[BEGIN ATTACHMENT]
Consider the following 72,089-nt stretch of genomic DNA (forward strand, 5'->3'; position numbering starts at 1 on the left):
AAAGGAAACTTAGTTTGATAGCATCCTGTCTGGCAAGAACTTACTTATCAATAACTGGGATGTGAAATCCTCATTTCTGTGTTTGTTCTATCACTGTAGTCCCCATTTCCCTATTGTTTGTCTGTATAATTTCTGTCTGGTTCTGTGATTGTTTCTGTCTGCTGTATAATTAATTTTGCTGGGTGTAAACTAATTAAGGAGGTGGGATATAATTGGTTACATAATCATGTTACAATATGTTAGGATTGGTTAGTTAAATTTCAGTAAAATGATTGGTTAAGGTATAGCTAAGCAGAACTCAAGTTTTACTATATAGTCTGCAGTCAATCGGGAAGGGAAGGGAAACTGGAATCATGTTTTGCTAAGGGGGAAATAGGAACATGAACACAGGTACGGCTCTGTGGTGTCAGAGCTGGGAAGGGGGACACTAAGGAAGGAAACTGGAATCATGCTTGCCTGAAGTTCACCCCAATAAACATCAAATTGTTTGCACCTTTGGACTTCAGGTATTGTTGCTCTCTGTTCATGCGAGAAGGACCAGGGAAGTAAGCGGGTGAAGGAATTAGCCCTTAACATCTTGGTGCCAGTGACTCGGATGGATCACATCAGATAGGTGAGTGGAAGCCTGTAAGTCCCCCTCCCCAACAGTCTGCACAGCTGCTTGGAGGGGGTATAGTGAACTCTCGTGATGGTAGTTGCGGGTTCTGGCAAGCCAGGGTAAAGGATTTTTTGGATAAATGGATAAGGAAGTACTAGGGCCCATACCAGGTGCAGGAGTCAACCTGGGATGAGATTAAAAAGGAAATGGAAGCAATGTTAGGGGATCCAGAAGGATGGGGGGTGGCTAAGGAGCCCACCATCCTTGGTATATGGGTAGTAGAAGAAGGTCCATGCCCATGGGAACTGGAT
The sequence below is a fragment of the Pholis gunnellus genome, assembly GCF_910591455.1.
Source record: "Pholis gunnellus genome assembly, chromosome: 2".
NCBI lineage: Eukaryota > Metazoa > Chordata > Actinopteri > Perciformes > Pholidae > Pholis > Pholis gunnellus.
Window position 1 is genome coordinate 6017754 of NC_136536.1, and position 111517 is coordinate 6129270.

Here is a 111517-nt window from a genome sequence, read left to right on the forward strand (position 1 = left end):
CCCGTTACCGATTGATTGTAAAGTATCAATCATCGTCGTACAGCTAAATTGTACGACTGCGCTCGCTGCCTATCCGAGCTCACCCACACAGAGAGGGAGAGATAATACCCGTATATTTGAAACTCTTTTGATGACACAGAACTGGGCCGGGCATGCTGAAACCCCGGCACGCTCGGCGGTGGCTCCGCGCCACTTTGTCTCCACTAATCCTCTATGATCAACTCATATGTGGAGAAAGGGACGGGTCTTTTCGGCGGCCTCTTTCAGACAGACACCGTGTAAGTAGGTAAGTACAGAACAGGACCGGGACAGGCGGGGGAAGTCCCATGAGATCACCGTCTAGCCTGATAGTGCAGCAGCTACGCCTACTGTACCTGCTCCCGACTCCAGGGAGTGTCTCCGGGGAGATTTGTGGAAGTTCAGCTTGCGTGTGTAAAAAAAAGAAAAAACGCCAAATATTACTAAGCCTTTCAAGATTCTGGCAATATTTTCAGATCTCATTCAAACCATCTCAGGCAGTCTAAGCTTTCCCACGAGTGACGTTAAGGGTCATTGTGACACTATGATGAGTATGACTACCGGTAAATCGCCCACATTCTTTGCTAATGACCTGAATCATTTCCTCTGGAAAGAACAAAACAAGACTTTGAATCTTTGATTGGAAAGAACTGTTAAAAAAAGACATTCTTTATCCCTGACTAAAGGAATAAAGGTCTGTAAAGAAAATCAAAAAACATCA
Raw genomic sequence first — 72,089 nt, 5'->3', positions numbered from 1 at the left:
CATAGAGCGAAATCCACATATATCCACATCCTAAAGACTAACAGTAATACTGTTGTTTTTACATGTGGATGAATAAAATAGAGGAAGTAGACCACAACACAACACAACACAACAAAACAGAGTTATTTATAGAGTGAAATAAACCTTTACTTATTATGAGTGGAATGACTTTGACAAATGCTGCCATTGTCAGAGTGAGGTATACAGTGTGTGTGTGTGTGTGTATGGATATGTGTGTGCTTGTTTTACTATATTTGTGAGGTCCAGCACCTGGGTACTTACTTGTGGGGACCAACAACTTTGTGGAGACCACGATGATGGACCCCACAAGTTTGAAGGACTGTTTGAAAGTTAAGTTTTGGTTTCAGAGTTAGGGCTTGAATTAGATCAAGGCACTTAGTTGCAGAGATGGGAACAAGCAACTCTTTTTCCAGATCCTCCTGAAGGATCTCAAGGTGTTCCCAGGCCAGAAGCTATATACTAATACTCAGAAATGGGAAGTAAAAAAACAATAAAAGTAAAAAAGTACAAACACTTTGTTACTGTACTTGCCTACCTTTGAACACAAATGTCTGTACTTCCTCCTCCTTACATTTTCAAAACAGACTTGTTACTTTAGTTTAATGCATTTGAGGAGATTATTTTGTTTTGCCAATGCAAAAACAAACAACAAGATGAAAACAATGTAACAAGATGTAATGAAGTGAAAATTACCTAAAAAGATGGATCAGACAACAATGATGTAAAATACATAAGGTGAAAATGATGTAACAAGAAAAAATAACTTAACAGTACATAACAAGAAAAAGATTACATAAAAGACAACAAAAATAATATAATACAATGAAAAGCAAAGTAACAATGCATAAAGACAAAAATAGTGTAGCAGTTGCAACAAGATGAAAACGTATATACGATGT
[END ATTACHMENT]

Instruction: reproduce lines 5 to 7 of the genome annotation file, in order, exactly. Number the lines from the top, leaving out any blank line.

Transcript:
NCBI lineage: Eukaryota > Metazoa > Chordata > Actinopteri > Perciformes > Pholidae > Pholis > Pholis gunnellus.
Window position 1 is genome coordinate 6017754 of NC_136536.1, and position 111517 is coordinate 6129270.

Here is a 111517-nt window from a genome sequence, read left to right on the forward strand (position 1 = left end):